Fat Flies: Investigating Obesity in Dragonflies
a) 12-spotted skimmer (Libellula pulchella) male, b-c) gregarine parasite spores and reproductive stages, d) heavily infected dragonfly intestine (abdomen pinned open and intestine sliced open to reveal contents).
“I’m hoping for a really bad winter.”
It’s not what most of us are wishing for as we head into the latter half of November, but for Ruud Schilder, assistant professor of entomology and biology, a snowy winter means good conditions for dragonflies the following summer. That’s because winter snow provides much of the water in the warm-season ponds where dragonflies live, he says.
Schilder uses dragonflies (Libellula pulchella) and other insects to broadly investigate the effects of environmental conditions on an organism’s fitness. His previous work has shown that dragonflies that are reared in acidic water—which could be influenced by factors such as soil type and the presence of fertilizers—are more likely to become infected with protozoans than dragonflies that are reared in neutral or basic water. In turn, the protozoans cause the dragonflies to become obese, which affects their flight performance and fuel use.
Schilder notes that an infectious origin of obesity has been suggested for several species of vertebrates, but until now the phenomenon has not been examined in invertebrates.
“People are starting to realize there is more involved in the development of obesity and metabolic diseases then just diet and exercise,” says Schilder. “I think there may be an environmental factor that we’re missing. Maybe it’s the type of water or types of environmental pollutants that we are exposed to, maybe that changes our susceptibility to these types of things.”
Schilder conducts his research both in the field—in ponds in State College—and in the laboratory.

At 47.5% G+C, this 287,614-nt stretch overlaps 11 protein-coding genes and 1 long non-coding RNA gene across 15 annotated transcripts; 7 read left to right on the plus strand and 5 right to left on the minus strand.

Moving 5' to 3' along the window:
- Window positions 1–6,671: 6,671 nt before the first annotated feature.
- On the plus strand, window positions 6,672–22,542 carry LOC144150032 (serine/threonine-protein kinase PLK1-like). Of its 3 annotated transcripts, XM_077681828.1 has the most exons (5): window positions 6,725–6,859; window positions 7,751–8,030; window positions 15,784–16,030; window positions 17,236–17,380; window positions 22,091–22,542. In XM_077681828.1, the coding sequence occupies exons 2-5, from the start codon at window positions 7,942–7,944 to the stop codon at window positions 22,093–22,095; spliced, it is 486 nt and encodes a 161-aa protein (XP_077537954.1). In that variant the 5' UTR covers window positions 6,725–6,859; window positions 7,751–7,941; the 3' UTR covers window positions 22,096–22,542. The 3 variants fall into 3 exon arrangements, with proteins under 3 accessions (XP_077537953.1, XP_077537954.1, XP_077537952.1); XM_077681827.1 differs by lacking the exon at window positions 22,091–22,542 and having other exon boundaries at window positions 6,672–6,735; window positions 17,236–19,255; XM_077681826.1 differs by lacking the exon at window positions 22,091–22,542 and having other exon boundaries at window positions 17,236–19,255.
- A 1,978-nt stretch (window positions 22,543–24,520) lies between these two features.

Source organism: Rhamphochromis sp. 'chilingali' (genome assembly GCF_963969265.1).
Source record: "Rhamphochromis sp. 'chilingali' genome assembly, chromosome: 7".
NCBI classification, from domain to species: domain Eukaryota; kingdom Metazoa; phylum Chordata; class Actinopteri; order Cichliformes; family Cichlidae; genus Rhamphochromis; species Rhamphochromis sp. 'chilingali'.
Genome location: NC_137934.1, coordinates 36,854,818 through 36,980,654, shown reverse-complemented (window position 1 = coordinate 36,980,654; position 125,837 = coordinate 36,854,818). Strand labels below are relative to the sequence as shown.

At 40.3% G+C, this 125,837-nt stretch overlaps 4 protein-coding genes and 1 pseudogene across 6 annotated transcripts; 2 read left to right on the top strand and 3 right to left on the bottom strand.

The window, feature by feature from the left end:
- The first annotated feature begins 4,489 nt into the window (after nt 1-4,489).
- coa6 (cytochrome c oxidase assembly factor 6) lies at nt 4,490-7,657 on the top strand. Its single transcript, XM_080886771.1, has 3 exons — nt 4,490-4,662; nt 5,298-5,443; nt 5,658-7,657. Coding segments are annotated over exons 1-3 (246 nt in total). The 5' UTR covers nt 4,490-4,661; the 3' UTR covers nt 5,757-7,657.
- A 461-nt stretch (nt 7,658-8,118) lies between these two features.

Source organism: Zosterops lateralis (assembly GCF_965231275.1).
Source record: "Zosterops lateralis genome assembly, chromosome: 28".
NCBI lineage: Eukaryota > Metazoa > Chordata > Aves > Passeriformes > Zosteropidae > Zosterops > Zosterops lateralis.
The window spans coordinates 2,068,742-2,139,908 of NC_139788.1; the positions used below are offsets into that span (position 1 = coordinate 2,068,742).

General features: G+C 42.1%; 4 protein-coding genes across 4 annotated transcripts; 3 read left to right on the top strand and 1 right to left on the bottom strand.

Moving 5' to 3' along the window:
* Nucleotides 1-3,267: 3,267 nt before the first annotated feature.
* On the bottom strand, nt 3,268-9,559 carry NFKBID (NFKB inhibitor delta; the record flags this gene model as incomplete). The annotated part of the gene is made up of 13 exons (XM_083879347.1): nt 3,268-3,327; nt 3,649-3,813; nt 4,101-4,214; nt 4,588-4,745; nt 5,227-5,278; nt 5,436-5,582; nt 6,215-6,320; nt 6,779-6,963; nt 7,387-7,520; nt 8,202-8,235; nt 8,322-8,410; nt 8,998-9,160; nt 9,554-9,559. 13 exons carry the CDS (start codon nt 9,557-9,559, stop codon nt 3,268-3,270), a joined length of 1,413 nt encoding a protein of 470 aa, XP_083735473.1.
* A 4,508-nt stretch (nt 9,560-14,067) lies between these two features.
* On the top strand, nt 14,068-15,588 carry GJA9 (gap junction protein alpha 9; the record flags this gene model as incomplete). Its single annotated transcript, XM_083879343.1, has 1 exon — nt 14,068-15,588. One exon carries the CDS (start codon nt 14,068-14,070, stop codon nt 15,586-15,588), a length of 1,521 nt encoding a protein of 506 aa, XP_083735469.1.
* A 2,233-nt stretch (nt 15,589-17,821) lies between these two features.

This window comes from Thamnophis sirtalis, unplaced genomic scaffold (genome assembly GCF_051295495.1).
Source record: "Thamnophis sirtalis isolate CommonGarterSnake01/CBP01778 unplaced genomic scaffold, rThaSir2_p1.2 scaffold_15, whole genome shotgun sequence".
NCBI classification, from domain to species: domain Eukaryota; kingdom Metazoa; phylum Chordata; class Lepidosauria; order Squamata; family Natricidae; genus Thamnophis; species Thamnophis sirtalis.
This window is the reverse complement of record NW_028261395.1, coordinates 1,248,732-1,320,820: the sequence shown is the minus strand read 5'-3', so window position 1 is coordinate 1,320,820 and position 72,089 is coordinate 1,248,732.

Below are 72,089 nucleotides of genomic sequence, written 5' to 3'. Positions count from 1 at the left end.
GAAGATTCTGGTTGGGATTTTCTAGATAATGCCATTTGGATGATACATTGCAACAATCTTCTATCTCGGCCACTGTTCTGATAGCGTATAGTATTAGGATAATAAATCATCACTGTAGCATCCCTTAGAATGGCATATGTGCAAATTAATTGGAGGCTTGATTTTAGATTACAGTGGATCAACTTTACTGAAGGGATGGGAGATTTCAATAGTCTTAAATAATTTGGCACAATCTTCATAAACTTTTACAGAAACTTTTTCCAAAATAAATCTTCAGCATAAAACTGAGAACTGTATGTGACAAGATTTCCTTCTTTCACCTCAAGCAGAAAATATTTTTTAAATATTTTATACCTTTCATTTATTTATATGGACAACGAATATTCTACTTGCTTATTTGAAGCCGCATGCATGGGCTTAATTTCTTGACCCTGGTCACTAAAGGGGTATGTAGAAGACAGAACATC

“We examine dragonfly larvae that have been growing in different water pH conditions, and then we sequence their microbiomes to see what changes may have occurred,” he says. “We then expose the adult dragonflies to parasites to see whether or not they become infected more or less depending on the pH of the water in which they grew up as larvae.”
In other words, Schilder is investigating whether or not water pH influences the composition of the microbiome and, in turn, whether or not the composition of the microbiome affects the susceptibility to infection by protozoans.
In addition to examining an environmental trigger for obesity in dragonflies and the poor flight performance that results, Schilder also is investigating a genetic influence. He recently finished a large-scale genomics/transcriptomics project on Libellula pulchella in which he searched for genetic variation associated with high and low flight performance.
“We sequenced the genomes and the flight muscle transcriptomes of about 65 individuals across the population to see if we could tease out any kind of genetic variation associated with being a really high performer,” says Schilder. “We’re finding that the genes involved with the tracheal system, which is basically the breathing system, are important for being a high performer. Also genes involved in fatty acid or lipid mobilization, lipid stores, and fatty acid metabolism are important. These two things together make sense for a high-powered flight machine; you need proper delivery of oxygen and removal of CO2, and you need proper fuels. We are seeing this at the genomic and transcriptomic levels.”
Schilder says he is looking forward to putting the field and laboratory data together with the genomic/transcriptomic data to get a more complete picture of the causes of obesity in dragonflies. In fact, he is so interested in the combined study of ecology and genetics that he and his colleagues recently wrote a review paper on the topic, in which they synthesize studies on the evolution, ecology and physiology of odonates (dragonflies and damselflies), highlighting those areas in which the integration of ecology with genomics would yield significant insights into evolutionary processes. The paper appears in the October 10, 2016, issue of Frontiers in Zoology.
“Determining what environmental factors cause disease, for example, in some natural populations,” he says, “could one day yield important insights that could help prevent or treat related human diseases.”